Appearance and feeding
Shearwaters are long-winged birds that typically fly in broad sweeping arcs, slicing through the air just above the sea surface. They have long, slender, hook-tipped bills, which they use to seize fish, crustaceans and squid. They mostly feed by plunging into the water from less than a metre above the surface. Once underwater they use their half-extended wings to pursue fish and squid. The sooty shearwater regularly dives to depths of 60 metres.
Shearwaters are some of the most abundant seabirds. Many millions of sooty shearwaters breed on islands in southern New Zealand, although numbers are declining. In southern New Zealand, Kaikōura and the outer Hauraki Gulf, huge flocks of shearwaters can often be seen feeding in tight groups close inshore. Ten species breed in New Zealand.
Buller's shearwater (Puffinus bulleri), which breeds only in New Zealand, has characteristics unusual in a shearwater. For their size they are light in weight, with soft plumage. Instead of diving, they feed while sitting on the water’s surface, reaching down with their long necks. This species breeds only on the Poor Knights Islands but may be seen around much of New Zealand. The birds migrate to the North Pacific.
Appearance and feeding
Petrels in the genus Procellaria are heavy-set birds that feed at the surface or make shallow dives. They also scavenge waste from fishing vessels. This extra food has benefited the Westland petrel (Procellaria westlandica) whose population appears to have increased. However, fishing boats pose a threat to grey petrels (Procellaria cinerea) and other species, which get caught by tuna long-line vessels.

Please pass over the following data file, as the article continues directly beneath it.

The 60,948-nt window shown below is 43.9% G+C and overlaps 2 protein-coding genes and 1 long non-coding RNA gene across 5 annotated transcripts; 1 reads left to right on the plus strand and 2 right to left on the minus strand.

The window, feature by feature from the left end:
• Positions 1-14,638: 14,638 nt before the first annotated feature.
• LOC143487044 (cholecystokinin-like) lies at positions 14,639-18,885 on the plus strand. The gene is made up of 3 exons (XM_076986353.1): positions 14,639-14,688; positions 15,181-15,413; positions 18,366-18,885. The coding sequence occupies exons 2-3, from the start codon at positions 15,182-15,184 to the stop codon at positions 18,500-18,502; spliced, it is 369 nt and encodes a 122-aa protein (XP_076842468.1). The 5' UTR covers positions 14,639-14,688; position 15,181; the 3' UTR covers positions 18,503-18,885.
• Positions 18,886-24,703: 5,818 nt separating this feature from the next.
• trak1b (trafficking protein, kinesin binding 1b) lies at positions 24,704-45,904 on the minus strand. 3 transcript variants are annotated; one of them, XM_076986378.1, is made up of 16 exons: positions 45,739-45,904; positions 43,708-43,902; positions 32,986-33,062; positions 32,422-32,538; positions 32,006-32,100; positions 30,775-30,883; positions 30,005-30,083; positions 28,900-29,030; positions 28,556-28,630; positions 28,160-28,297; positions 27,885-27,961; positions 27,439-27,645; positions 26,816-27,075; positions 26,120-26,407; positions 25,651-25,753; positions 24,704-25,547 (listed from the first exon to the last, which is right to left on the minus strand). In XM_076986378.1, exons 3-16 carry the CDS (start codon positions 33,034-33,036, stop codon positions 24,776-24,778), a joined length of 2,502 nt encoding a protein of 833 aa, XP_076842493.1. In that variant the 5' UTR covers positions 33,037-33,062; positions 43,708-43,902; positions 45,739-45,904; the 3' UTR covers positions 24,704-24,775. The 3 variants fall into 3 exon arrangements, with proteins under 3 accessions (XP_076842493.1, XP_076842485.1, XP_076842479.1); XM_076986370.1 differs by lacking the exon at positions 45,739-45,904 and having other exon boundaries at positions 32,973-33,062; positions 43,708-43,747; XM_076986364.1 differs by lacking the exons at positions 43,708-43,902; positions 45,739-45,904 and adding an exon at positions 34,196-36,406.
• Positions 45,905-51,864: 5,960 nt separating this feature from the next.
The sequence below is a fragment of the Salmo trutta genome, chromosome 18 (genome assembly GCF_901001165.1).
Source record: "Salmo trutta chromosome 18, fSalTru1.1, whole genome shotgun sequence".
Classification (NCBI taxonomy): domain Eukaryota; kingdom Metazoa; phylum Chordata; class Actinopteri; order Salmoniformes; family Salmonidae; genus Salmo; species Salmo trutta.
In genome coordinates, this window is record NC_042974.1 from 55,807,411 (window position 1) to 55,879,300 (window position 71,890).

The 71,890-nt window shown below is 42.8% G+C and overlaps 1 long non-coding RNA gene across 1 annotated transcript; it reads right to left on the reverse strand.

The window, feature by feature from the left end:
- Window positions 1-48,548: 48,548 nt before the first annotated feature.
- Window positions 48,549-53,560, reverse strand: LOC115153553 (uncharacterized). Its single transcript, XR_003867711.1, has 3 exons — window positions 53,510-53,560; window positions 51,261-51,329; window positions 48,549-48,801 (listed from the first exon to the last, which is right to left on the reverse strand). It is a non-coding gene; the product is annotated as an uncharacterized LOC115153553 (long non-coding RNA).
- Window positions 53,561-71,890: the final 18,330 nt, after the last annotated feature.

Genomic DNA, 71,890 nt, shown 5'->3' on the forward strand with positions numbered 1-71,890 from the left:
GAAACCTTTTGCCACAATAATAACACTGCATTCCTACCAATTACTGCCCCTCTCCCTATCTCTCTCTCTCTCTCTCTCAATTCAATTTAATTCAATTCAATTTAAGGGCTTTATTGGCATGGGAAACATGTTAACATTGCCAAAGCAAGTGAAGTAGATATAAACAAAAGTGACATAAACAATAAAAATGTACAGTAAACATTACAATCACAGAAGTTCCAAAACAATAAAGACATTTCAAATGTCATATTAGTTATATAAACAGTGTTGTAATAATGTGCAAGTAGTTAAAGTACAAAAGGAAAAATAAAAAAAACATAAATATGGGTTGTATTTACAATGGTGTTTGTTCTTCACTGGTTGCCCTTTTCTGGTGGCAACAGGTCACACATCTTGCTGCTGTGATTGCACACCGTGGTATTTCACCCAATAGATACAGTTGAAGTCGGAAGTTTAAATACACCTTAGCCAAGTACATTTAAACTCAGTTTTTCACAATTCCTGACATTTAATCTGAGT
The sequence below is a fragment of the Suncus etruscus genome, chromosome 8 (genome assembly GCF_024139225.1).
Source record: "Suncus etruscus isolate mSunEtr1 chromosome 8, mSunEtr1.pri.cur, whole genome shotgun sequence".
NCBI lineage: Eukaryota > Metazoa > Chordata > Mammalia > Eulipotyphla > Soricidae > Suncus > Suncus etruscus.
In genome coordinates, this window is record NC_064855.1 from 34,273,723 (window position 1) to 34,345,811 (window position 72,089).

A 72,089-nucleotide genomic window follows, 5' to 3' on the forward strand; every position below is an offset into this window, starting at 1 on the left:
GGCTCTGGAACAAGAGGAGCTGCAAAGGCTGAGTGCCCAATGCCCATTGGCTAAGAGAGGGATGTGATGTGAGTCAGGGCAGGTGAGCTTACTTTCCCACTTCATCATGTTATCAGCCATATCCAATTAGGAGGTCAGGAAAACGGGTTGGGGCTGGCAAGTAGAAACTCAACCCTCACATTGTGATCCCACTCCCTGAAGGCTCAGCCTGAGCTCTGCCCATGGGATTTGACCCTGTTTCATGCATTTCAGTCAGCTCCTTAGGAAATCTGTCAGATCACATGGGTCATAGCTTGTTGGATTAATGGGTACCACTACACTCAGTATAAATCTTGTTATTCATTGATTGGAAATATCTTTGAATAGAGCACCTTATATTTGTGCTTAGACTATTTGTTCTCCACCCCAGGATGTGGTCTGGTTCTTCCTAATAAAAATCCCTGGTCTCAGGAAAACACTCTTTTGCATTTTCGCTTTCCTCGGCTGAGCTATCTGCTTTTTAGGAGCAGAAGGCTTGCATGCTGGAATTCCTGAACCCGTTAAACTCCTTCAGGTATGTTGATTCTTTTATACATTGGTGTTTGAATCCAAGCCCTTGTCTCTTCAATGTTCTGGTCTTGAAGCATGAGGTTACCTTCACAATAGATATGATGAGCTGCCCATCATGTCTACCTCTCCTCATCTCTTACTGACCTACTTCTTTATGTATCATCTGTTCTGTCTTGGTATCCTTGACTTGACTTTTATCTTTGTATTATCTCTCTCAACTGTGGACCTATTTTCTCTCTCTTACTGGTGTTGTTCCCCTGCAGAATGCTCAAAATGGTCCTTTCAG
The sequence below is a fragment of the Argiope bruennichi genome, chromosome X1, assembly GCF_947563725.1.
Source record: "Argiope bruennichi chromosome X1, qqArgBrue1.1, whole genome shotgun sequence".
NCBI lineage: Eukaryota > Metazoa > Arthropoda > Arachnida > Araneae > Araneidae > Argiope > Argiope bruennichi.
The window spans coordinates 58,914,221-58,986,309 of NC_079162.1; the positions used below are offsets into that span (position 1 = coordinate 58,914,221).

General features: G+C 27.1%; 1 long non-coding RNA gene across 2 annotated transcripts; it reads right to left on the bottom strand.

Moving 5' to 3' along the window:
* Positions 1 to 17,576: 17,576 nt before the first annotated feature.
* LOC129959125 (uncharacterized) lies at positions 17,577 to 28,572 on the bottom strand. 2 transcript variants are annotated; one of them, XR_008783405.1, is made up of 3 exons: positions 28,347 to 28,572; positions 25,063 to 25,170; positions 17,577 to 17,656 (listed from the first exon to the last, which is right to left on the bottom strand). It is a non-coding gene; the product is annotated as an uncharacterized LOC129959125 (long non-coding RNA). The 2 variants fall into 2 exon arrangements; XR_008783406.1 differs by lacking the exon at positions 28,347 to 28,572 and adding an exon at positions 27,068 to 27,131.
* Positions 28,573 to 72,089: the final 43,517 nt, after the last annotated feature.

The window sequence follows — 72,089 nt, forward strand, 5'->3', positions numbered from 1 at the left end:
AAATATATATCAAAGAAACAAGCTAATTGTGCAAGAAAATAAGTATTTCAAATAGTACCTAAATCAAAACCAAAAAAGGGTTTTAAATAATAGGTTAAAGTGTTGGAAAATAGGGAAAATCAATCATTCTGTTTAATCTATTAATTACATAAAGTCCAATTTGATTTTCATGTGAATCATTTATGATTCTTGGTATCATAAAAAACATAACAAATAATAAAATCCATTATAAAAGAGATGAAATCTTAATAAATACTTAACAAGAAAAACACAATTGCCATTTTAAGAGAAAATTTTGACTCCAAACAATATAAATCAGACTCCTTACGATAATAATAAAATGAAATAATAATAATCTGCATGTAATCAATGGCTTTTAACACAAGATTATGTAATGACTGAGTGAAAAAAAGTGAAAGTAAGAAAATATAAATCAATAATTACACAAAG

Two species are endemic to New Zealand and now have very restricted breeding ranges. The black petrel (Procellaria parkinsoni) breeds only on Great Barrier and Little Barrier islands, and the Westland petrel only near Punakaiki, although in the past the black petrel also bred in other parts of New Zealand. The other species breed on subantarctic islands in the New Zealand region and elsewhere.
The Westland petrel and white-chinned petrel (Procellaria aequinoctialis) are the largest burrow-nesting species. Both weigh over a kilogram and their burrows are large, dank and cavernous.
Good news for southern petrels
In 2001, Campbell Island (700 kilometres south of the South Island) became the largest island in the world to have rats eradicated. Arriving on sealing vessels in the 19th century, Norway rats multiplied and ate their way through colonies of burrowing and crevice-nesting petrels. Now the rats have gone, remnant bird populations are likely to get bigger.
The fulmars and their kin are the least specialised of the petrels. They have broad diets and use a wider range of feeding methods than other petrels, but are restricted to surface or near-surface prey. All are enthusiastic scavengers. Giant petrels (Macronectes spp.) even come ashore to feed on dead whales or seals, offal or carrion close to the water’s edge, and they sometimes prey on smaller seabirds. Cape petrels mostly eat small plankton.
Distribution and breeding regions
Fulmarine petrels typically live at high latitudes, but two species, the northern giant petrel (Macronectes halli) and the Cape petrel, are commonly seen around much of New Zealand. Both of these are more numerous in the south than the north, and both breed on the Chathams and some of New Zealand’s subantarctic islands. Giant petrels breed on open ground, while the other fulmars breed in crevices or on cliff ledges.